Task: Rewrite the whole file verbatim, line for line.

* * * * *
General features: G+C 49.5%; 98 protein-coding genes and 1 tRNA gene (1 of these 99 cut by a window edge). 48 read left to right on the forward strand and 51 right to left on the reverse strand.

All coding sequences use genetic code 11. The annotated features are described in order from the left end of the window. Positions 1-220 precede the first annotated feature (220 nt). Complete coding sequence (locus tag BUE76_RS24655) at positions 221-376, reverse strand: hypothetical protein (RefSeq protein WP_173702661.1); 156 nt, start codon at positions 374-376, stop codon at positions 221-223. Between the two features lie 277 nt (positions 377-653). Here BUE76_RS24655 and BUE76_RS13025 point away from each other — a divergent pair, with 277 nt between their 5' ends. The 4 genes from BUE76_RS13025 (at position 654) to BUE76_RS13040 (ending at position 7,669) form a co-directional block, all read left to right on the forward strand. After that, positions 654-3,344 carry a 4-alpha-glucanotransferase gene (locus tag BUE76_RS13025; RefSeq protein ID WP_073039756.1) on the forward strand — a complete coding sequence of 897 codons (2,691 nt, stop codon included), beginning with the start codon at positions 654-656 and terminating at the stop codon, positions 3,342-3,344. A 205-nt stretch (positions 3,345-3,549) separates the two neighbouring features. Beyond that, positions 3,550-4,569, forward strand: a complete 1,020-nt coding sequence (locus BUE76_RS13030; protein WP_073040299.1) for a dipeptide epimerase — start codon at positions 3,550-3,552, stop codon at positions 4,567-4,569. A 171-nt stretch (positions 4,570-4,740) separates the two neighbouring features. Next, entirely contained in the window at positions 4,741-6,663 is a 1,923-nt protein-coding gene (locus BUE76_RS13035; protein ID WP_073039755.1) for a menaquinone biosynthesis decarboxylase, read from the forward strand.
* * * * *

General features: G+C 49.5%; 98 protein-coding genes and 1 tRNA gene (1 of these 99 cut by a window edge). 48 read left to right on the forward strand and 51 right to left on the reverse strand.

All coding sequences use genetic code 11. The annotated features are described in order from the left end of the window. Positions 1-220 precede the first annotated feature (220 nt). Complete coding sequence (locus tag BUE76_RS24655) at positions 221-376, reverse strand: hypothetical protein (RefSeq protein WP_173702661.1); 156 nt, start codon at positions 374-376, stop codon at positions 221-223. Between the two features lie 277 nt (positions 377-653). Here BUE76_RS24655 and BUE76_RS13025 point away from each other — a divergent pair, with 277 nt between their 5' ends. The 4 genes from BUE76_RS13025 (at position 654) to BUE76_RS13040 (ending at position 7,669) form a co-directional block, all read left to right on the forward strand. After that, positions 654-3,344 carry a 4-alpha-glucanotransferase gene (locus tag BUE76_RS13025; RefSeq protein ID WP_073039756.1) on the forward strand — a complete coding sequence of 897 codons (2,691 nt, stop codon included), beginning with the start codon at positions 654-656 and terminating at the stop codon, positions 3,342-3,344. A 205-nt stretch (positions 3,345-3,549) separates the two neighbouring features. Beyond that, positions 3,550-4,569, forward strand: a complete 1,020-nt coding sequence (locus BUE76_RS13030; protein WP_073040299.1) for a dipeptide epimerase — start codon at positions 3,550-3,552, stop codon at positions 4,567-4,569. A 171-nt stretch (positions 4,570-4,740) separates the two neighbouring features. Next, entirely contained in the window at positions 4,741-6,663 is a 1,923-nt protein-coding gene (locus BUE76_RS13035; protein ID WP_073039755.1) for a menaquinone biosynthesis decarboxylase, read from the forward strand.